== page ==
by Heinrich von Kleist
-born in Germany, 1777
-more about Kleist (via Goodreads)
Authorial Tidbits: (via Melville House)
- Heinrich von Kleist was born into a Prussian military family, and fought against the French at age 15. (He resigned at 21.)
- He was hospitalized for several mysterious illnesses (physical and mental) while travelling a Europe engulfed in the Napoleonic wars.
- He wrote revolutionary plays and stories, embracing realism and rejecting the ideals of dominant German humanists such as Goethe.
- As part of a suicide pact, Kleist shot dead a terminally-ill friend, then himself, in 1811.
Synopsis: (via Melville House)
Based on historical events, this thrilling saga of violence and retribution bridges the gap between Medieval and modern literature, and speaks so profoundly to the contemporary spirit that it has been the basis of numerous plays, movies, and novels.
It has become, in fact, a classic tale: that of the honorable man forced to take the law into his own hands. In this incendiary prototype, a minor tax dispute intensifies explosively, until the eponymous hero finds the forces of an entire kingdom, and even the great Martin Luther, gathered against him. But soon even Luther comes to echo the growing army of peasants asking, "Isn’t Kohlhaas right?"
Widely acknowledged as one of the masterworks of German literature, Michael Kohlaas is also one of the most stirring tales ever written of the quest for justice.
When I decided to read the novellas in chronological order (according to the authors' birth dates) I had some reservations about the times when I'd be reading the same author back-to-back. There are 6 or so authors that have 2 books in the collection--what if I don't enjoy the first one? how do I make myself jump into the next with enthusiasm? I typically put a good chunk of time in between books by the same author, so it was somewhat of an unknown. Heinrich Von Kleist was the first of these authors (next will be Herman Melville) and I was pleasantly surprised by the experience...although it may have helped that I enjoyed the stories in general. :)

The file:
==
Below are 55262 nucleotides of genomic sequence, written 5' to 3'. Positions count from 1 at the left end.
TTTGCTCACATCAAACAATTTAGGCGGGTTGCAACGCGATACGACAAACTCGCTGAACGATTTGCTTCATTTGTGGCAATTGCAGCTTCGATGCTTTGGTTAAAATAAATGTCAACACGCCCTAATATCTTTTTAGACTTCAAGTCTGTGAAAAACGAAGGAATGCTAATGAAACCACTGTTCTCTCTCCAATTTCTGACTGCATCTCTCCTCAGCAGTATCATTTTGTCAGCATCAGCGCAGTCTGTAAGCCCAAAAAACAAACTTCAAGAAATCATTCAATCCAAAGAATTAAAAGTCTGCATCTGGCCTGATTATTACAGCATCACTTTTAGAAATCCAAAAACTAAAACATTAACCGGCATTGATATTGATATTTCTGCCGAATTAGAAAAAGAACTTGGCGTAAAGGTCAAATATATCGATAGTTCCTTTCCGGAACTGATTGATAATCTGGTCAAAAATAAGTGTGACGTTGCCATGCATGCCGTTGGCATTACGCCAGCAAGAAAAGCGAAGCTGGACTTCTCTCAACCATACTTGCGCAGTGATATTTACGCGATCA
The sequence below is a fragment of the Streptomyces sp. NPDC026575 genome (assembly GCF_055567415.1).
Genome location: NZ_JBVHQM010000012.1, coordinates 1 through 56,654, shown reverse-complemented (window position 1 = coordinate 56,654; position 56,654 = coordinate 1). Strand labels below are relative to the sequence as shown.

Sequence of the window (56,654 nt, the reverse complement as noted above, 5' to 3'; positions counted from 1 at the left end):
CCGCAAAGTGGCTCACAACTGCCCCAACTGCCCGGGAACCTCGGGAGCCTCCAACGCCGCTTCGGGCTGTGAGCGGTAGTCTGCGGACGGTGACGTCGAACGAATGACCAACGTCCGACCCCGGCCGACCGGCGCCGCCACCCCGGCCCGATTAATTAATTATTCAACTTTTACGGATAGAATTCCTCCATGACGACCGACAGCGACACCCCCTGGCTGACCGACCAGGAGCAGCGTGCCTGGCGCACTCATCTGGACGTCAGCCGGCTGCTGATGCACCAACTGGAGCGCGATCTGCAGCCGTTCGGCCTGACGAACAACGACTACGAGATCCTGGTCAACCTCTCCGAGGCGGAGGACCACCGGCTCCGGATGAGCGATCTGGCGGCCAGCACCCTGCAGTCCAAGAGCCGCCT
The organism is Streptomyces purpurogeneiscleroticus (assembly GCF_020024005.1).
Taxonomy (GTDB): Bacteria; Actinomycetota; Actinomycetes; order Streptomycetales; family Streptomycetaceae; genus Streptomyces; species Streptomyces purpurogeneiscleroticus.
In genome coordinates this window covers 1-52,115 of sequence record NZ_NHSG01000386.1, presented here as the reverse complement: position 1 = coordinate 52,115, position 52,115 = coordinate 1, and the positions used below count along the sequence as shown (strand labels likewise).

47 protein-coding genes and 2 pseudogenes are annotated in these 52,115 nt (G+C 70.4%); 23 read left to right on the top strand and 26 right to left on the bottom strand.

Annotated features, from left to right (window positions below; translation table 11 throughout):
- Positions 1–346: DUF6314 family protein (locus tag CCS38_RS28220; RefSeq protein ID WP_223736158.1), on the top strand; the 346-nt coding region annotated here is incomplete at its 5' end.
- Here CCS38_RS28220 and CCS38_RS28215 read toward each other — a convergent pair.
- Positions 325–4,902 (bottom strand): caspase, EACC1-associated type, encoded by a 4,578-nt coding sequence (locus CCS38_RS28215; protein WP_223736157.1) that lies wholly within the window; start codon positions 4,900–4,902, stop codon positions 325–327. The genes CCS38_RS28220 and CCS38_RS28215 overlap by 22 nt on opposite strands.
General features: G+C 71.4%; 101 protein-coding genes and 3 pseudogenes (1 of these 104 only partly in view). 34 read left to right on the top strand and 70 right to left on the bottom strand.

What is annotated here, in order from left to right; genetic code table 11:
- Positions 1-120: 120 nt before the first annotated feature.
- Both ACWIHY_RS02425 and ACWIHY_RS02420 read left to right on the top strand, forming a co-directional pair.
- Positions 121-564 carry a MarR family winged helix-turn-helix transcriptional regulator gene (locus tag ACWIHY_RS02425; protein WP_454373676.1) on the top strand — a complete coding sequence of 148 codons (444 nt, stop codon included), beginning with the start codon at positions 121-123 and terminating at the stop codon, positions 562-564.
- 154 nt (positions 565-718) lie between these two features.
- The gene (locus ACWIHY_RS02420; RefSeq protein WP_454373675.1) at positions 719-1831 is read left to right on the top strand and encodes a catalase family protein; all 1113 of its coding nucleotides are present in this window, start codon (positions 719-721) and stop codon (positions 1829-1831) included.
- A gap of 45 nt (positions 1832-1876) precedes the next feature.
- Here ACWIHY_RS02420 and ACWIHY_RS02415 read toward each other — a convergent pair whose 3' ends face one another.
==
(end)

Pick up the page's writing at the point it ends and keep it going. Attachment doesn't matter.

Michael Kohlhaas began as a gripping story of life and justice in the mid-16th century. The story is told rather simply, without a lot of dialogue (something I didn't even really notice until the book was almost over,) but it still imparts the feeling and motivation behind the characters. Somewhere around midway the story did slow down a bit for me, and occasionally the character's names got a tad confusing...though some of that is my own fault for having other things on my brain. Even so, the story is thought-provoking and well told.
It would be easy to read this book and think that it's old hat--the honest man's quest for justice is the basis for nearly every Denzel Washington film out there, right?--but keep in mind that the tale has become classic for a reason: the issues of innocence, justice, protection and punishment are still quite relevant to our lives today. It's always fun to have read one of the firsts. One question however, if you've read this, what's the deal with the identity of the gypsy lady at the end? Is it just one of those weird God-is-on-my-side mysteries put in there for intrigue?
I will not go on living in a country where they won't protect me in my rights. I'd rather be a dog, if people are going to kick me, than a man!